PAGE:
In the summer of 1967, a group of intelligence analysts gathered in the Defense Intelligence Agency's "Green Room," just outside of Washington, D.C., to puzzle over a strange spy satellite image. It showed a gigantic machine, something bigger than any known airplane, with wings that looked too short to fly, sitting in a fenced enclosure at Kaspisk, a small city by the Caspian Sea. "Jeez, that's a monster," said an Army colonel. "Yeah," said another, "the Loch Ness Monster." Someone added: "No, the Caspian. It's the Caspian Monster."
But what was it? How did it work? What did the Russians plan to do with it? The answers came slowly over the next decade: It was an ekranoplan, a new type of aircraft that exploited an aerodynamic phenomenon called ground effect to haul enormous payloads at high speeds over water. It was invented by Rostislav Alexeyev, a friend of Soviet Premier Nikita Krushchev. It was not yet working very well. And if the Amerikanski spies could think of a practical use for it, the Soviet military would have appreciated their advice, because Moscow politicians, keen to find a need for a project that owed its existence as much to connections as to any operational requirement, were hell-bent on ramming it down the armed services' throats.
After the Cold War ended, I asked a Russian aerospace engineer what he thought of the Monster and its descendants, which were being examined intensely by the Pentagon at the time. "A waste of money," he grumbled. "Every time it didn't work, (the designers told Moscow) it would work if it was bigger. And they got the money for it."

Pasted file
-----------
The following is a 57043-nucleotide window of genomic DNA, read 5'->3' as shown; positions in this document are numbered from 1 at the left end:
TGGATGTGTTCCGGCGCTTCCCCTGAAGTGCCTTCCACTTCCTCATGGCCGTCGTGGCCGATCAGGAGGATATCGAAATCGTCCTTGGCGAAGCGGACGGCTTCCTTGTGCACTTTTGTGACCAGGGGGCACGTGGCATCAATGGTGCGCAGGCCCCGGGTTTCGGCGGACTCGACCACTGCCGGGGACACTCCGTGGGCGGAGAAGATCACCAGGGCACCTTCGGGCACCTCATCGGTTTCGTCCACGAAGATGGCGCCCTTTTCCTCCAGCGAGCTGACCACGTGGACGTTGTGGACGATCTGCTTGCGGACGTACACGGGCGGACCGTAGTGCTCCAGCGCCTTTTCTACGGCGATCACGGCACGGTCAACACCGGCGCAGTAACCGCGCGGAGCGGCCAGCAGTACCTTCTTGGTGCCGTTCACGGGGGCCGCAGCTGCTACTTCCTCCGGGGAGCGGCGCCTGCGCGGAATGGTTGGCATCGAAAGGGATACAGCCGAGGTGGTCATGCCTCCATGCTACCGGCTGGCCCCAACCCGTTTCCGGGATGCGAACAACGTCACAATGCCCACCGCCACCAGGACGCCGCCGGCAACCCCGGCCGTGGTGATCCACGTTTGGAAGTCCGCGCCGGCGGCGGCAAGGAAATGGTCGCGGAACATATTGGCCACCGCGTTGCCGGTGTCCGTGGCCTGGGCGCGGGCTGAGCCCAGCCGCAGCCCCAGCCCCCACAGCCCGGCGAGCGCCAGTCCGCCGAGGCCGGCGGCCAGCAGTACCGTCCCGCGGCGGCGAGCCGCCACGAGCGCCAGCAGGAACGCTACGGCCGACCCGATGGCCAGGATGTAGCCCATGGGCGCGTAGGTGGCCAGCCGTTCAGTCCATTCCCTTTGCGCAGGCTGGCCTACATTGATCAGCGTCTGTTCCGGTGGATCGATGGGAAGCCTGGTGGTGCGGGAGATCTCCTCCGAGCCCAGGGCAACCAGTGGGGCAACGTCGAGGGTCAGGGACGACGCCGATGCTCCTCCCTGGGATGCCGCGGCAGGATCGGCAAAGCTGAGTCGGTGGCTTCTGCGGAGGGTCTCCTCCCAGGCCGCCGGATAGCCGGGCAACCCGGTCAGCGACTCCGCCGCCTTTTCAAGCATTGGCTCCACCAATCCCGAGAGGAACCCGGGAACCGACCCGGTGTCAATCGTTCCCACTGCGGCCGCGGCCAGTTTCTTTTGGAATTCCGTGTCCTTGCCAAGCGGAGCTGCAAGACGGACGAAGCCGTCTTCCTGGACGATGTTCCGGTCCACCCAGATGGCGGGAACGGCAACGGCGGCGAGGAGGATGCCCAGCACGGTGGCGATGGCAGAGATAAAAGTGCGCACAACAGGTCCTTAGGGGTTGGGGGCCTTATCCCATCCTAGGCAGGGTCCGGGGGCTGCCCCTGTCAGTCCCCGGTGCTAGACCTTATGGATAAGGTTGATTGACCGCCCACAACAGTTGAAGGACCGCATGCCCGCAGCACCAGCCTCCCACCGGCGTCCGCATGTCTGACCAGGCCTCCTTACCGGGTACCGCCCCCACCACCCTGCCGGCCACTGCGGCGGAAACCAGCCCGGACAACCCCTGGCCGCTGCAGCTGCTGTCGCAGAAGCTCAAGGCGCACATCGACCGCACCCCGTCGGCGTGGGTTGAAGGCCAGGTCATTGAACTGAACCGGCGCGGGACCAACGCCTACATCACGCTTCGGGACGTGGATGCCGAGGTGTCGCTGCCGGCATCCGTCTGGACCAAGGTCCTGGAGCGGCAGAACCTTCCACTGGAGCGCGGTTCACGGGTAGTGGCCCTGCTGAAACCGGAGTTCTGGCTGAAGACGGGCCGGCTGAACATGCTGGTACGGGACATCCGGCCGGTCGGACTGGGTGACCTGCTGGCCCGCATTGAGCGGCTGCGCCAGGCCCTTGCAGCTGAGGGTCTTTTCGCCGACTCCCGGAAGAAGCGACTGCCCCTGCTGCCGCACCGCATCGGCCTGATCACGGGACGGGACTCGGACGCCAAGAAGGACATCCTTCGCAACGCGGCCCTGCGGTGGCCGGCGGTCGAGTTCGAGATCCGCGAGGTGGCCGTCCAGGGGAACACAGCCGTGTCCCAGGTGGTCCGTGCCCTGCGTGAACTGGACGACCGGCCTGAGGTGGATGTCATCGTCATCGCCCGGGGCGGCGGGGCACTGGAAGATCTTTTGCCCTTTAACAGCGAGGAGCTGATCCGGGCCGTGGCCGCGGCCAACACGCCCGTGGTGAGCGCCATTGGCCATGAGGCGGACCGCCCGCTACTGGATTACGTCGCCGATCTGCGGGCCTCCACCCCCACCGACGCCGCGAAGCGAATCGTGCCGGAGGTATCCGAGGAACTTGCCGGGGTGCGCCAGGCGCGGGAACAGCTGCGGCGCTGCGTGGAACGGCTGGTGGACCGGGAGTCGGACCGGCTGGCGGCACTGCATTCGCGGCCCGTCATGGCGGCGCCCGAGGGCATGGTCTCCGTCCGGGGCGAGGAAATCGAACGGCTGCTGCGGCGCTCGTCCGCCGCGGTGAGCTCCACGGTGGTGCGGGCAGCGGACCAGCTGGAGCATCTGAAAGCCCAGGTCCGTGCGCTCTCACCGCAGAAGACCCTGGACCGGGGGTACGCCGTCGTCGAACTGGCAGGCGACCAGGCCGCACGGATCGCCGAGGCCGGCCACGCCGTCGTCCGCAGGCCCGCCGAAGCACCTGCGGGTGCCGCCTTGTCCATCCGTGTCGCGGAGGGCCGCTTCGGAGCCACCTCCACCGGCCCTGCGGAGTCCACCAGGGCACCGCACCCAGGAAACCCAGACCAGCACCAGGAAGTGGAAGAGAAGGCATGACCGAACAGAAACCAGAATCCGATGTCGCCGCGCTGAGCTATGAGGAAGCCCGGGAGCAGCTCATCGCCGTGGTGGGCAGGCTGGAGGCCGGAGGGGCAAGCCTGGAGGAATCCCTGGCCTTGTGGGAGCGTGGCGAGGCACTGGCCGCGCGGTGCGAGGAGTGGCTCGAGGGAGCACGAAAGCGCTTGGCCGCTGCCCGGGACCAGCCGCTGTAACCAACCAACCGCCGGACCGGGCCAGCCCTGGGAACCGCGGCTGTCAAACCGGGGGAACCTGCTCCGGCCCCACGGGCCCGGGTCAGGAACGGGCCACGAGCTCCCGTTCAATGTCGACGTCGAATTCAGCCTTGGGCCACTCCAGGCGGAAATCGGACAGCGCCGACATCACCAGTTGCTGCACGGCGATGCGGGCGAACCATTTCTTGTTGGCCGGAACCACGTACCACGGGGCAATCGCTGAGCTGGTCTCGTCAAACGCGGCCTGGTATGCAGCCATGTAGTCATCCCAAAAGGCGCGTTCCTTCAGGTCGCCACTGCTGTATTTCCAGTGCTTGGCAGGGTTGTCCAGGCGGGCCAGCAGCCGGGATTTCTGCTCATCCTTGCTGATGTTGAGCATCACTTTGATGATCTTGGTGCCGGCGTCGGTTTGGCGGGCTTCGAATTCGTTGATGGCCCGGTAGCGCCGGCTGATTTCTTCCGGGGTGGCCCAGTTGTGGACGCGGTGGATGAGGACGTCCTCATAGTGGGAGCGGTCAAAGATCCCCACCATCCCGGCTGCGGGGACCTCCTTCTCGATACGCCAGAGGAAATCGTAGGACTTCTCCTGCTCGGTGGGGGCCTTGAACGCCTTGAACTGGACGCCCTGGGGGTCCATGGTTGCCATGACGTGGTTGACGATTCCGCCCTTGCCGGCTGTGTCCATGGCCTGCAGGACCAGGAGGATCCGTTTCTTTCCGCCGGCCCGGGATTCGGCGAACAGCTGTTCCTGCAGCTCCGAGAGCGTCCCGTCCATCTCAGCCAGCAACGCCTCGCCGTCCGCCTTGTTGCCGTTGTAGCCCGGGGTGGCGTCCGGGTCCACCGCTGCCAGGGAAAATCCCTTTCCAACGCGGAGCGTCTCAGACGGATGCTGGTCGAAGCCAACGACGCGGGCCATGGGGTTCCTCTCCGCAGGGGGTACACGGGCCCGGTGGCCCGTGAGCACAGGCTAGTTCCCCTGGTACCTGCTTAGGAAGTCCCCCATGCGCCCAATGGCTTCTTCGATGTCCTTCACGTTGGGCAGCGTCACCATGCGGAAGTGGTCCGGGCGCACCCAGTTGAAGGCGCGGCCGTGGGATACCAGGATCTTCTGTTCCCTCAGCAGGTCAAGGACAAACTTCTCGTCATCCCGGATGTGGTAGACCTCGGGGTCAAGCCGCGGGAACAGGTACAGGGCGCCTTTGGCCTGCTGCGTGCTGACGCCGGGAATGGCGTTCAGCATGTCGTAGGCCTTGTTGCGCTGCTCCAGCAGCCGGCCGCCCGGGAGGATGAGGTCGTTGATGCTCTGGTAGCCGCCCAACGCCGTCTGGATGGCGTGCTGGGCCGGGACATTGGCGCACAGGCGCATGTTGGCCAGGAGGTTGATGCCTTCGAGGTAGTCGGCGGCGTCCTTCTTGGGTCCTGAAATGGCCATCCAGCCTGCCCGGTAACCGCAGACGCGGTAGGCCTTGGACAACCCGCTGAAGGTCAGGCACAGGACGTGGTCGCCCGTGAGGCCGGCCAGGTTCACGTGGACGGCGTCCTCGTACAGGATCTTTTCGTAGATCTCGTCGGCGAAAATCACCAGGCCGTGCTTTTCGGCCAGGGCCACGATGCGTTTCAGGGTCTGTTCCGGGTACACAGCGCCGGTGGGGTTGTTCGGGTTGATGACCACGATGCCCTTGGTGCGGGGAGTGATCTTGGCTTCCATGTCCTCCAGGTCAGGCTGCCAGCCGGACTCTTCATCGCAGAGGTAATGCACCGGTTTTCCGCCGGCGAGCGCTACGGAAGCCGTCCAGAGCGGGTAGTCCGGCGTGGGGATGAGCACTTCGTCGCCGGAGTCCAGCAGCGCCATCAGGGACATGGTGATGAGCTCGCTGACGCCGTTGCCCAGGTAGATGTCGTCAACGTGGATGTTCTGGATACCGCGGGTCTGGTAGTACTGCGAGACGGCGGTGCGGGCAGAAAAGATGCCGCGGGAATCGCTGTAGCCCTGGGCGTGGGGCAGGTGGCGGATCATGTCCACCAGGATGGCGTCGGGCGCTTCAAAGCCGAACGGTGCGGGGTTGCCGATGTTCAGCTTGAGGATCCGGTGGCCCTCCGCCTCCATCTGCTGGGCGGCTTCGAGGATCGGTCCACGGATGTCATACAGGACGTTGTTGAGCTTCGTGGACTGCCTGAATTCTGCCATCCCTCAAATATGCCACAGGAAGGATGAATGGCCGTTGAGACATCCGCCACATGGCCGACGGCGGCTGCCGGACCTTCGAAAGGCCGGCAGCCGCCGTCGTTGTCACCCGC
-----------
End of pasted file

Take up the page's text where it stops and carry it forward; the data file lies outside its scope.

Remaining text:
But they may have been on the right track. Today, engineers at Boeing are designing a cargo plane that, like the Caspian Monster, is designed to skim just above the water like a large sea bird. It's dubbed the Pelican, because it will use the same "wing-in-ground effect," or WIG, that the awkward bird does to glide almost effortlessly above the water. When applied to man-made flying vehicles, WIG aerodynamics represent a critical exception to a long-held rule of aviation-altitude equals efficiency. The reason most long-range airplanes are high-altitude jets is that flying in thick air at lower altitudes normally takes significantly more fuel. But if you get extremely close to the surface-around 50 feet or below, as a WIG vehicle would-a cushion of air generated by the plane's velocity helps support it in flight, so that the plane cruises even more efficiently than a high-altitude jet. The WIG aircraft Boeing is developing is bigger than the Caspian Monster: Its wingspan is about the width of the front of the Capitol. Boeing engineers are counting on the notion that enormous wings will provide more opportunity for the air below them to gently lift and propel the vehicle, allowing it to skate a mere 20 feet off the water at 300 mph.